Presidents are well aware that foreign policy successors, or failures, have expectations penalty for their term in office, hence, they end up choosing politically rational options. The essence of foreign policy decisions involves a decision process carried out in an interactive setting, consisting of decisions sequences. The majority of these foreign decisions are conducted under stress of time. Four components consists of Foreign policy decision making, they include:
Identifying the decision,
Searching for an alternative,
Choosing an alternative,
Executing the chosen alternative,
Foreign policy has four features that include political, security related, internal, external, and economic. These aspects have a bearing on our society and those of others. A successful FPDM protects our national interest, preserves and enhance our status and power, without being unfavorable to the national interest and power of other nations. A few factors have contributed to a more complex process in foreign decision-making: first, there is the appearance of ethical issues such as democracy and human rights, and disarmament of weapons, as vital components of the political aspect in foreign policy. Secondly, there is also the growing trend towards higher trans-nationalization of the foreign decision-making because of the contact on the process of a country involvement of international and regional trade. There is need for an inspection of the merits and demerits aspects of our foreign decision making process considering other countries in order enhance the quality of the decision-making.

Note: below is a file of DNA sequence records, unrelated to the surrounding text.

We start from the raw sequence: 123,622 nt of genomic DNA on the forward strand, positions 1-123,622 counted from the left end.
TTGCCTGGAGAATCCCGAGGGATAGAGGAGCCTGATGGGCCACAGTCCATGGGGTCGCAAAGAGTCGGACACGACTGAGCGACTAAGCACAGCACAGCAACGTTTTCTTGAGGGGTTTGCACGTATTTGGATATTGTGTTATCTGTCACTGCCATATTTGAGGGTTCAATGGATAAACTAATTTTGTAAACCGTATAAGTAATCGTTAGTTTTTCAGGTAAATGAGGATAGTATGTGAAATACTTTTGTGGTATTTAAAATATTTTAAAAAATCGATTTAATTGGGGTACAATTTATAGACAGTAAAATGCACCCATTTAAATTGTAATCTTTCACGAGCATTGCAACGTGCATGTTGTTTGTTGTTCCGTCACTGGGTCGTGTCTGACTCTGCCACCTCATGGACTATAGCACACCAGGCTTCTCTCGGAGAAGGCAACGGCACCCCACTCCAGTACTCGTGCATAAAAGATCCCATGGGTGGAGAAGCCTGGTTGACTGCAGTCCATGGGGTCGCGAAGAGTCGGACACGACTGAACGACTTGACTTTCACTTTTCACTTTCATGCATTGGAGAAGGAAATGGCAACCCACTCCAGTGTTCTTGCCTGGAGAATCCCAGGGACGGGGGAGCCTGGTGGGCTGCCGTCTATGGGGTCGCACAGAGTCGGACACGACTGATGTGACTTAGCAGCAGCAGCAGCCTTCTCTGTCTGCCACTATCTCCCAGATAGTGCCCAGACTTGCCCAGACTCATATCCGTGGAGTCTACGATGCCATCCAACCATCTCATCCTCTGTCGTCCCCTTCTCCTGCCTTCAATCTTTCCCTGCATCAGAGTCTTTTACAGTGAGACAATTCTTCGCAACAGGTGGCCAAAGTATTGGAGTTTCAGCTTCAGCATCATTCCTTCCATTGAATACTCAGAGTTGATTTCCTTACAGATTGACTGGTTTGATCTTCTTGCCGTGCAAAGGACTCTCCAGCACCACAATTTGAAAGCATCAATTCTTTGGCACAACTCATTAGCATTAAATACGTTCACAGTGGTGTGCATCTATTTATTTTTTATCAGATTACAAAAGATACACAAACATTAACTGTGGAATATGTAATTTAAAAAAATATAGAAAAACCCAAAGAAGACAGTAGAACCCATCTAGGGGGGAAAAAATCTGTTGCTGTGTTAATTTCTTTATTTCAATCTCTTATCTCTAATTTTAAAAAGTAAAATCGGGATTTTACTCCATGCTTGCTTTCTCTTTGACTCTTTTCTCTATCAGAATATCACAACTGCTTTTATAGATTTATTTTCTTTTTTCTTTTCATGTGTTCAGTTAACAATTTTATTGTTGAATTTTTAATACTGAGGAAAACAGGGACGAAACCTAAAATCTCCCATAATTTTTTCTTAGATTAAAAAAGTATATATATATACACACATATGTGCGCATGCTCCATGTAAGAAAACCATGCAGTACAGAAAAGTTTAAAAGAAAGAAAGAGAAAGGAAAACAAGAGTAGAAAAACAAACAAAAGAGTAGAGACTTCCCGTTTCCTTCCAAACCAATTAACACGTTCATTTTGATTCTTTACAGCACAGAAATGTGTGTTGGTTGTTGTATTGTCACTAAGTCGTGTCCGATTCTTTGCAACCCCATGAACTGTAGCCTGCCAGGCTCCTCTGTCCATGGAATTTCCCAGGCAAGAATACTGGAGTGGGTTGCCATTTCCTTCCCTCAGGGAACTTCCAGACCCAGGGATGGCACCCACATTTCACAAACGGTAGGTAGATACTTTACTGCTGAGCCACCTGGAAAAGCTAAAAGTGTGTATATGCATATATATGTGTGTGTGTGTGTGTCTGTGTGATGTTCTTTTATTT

Inter-agency role and process